daily-wild

Four-month-old orangutan Rizki is seen inside his cage at the Surabaya zoo in Indonesia on October 10, 2013. While this little fella appears to be doing fine, the same cannot be said for at least two of the other zoo’s other orangutans. On October 10, an orangutan named Betty died from what officials called an “inflammation of the lung,” the latest in a rash of suspicious animal deaths that have prompted calls to close the notorious facility, which the Indonesian media has dubbed the “death zoo.” Two weeks ago, another orangutan named Nanik died from an intestinal tumor at the facility. Typically, orangutans live between 50 and 60 years. 

[via]

A white lion licks a pumpkin filled with chicken at a zoo in Rhenen, Netherlands on September 19, 2013. In order to stimulate natural behavior of the animals, the zoo feeds them food which they have to work for. First documented in the late 1930s, white lions, are actually not albinos—their unusual colour is caused by a rare genetic mutation. According to the Global White Lion Protection Trust, only 10 of the rare beasts exist in the wild. Close to 300 live in the world’s zoos, however.

[via]

((I’m going to be out today, so drafts and memes in the inbox will have to wait until I get back!))

((In the mean time, you should all watch Gregory Horror Show because that is Xan’s aesthetic. I personally prefer volume two but that’s all subjective!))

Two Clydesdales, Duke and Barron, are walked underneath “The Kelpies,” a 30-meter-high sculpture outside Falkirk, Scotland, on Nov. 27. One of the United Kingdom’s tallest pieces of public art, the statue cost just under $7 million to build. Famous for being the mascot for Anheuser-Busch beer, Clydesdales on average stand 17 hands high and weigh 2,000 pounds. Derived from farm horses in Scotland, the breed is thought to be more than 300 years old.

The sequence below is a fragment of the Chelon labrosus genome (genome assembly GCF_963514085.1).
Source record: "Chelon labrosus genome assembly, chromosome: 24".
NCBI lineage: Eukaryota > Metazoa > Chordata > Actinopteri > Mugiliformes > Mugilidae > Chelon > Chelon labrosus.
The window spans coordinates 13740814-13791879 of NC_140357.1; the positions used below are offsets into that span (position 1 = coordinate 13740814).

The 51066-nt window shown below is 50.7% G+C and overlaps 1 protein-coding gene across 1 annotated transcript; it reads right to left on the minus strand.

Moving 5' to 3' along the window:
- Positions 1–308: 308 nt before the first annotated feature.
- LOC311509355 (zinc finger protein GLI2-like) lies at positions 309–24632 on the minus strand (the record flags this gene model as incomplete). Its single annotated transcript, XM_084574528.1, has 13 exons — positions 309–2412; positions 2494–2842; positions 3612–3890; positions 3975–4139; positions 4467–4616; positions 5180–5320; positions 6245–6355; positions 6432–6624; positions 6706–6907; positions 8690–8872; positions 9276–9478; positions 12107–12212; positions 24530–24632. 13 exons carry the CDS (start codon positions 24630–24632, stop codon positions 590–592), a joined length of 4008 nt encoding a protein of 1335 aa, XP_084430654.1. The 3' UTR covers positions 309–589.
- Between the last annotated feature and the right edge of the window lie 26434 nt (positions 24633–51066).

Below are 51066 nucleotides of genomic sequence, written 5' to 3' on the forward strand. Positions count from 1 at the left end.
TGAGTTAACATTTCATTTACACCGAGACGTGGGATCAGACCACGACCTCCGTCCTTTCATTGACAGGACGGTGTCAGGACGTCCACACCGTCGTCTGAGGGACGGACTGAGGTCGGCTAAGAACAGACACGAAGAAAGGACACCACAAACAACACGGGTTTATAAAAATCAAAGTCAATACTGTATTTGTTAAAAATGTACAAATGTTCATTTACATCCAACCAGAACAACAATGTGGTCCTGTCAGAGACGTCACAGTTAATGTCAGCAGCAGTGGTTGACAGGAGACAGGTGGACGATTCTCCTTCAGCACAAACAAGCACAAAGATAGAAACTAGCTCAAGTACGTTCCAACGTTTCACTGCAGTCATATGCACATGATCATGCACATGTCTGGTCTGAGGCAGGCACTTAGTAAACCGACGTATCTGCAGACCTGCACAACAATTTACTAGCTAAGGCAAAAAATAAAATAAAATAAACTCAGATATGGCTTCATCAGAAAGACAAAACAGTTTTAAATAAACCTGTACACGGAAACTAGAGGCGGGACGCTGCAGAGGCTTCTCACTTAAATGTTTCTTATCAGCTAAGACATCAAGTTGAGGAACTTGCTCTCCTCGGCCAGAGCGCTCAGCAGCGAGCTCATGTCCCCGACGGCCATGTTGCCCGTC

[via]

Chief Arvol Looking Horse, Spiritual Leader of the Great Sioux Nation, feeds a carrot to a carriage horse in New York City’s Central Park on November 17. Arvol hopes to reconcile the opposing views of ending Central Park’s horse and buggy ride. Newly elected mayor Bill Di Blasio is in support of bringing the iconic New York experience to an end. “The biggest, densest urban area in North America…is not a place for horses," said Di Blasio last month. "They are not meant to be in traffic jams.” Animal rights groups want to replace the hoof-powered carriages with eight-seat, electric-powered replicas of antique cars. The city’s horse carriage drivers say the motives of the activists are misplaced. “It’s all a bunch of hysteria,” said driver Christina Hansen. “They project their own emotions onto horses.”

[via]

A two-month-old tiger cub touches a rabbit during a test of the cubs’ wild natural instincts at a wildlife park in Qingdao, China on September 10, 2013. The meet and greet was part of the park’s body examination procedure done on recent-born tigers, lions and leopards. To answer your most pressing question, yes, the bunny escaped his play date alive and well. Actually, the tigers’ predatory insticts failed them, reports the Daily Mail: “The white rabbit simply jumped around their enclosure, eluding their grasping paws as it outpaced them.” And, at one point, the tigers actually shied way from the rabbit, even though he was only a fraction of their size.

[via]

There are approximately 2,000 Grevy’s zebras alive today and they live in northern Kenya and southern Ethiopia. They prefer semi-arid grasslands with a permanent water source and have been amassing in the south of their territory due to habitat loss. This species has rounded ears, a large head and neck, grows larger than any other wild equid, and foals like this one are born with rust-colored stripes that turn black.

A mahout rides his elephant during a protest in Thailand’s Ayutthaya Elephant Camp on October 24, 2013. Elephant owners and mahouts gathered in solidarity against the government’s plan to transfer the ownership of domesticated elephants to the Department of National Parks, Wildlife and Plant Conservation. The group said the plan would damage their ownership and business.

[via]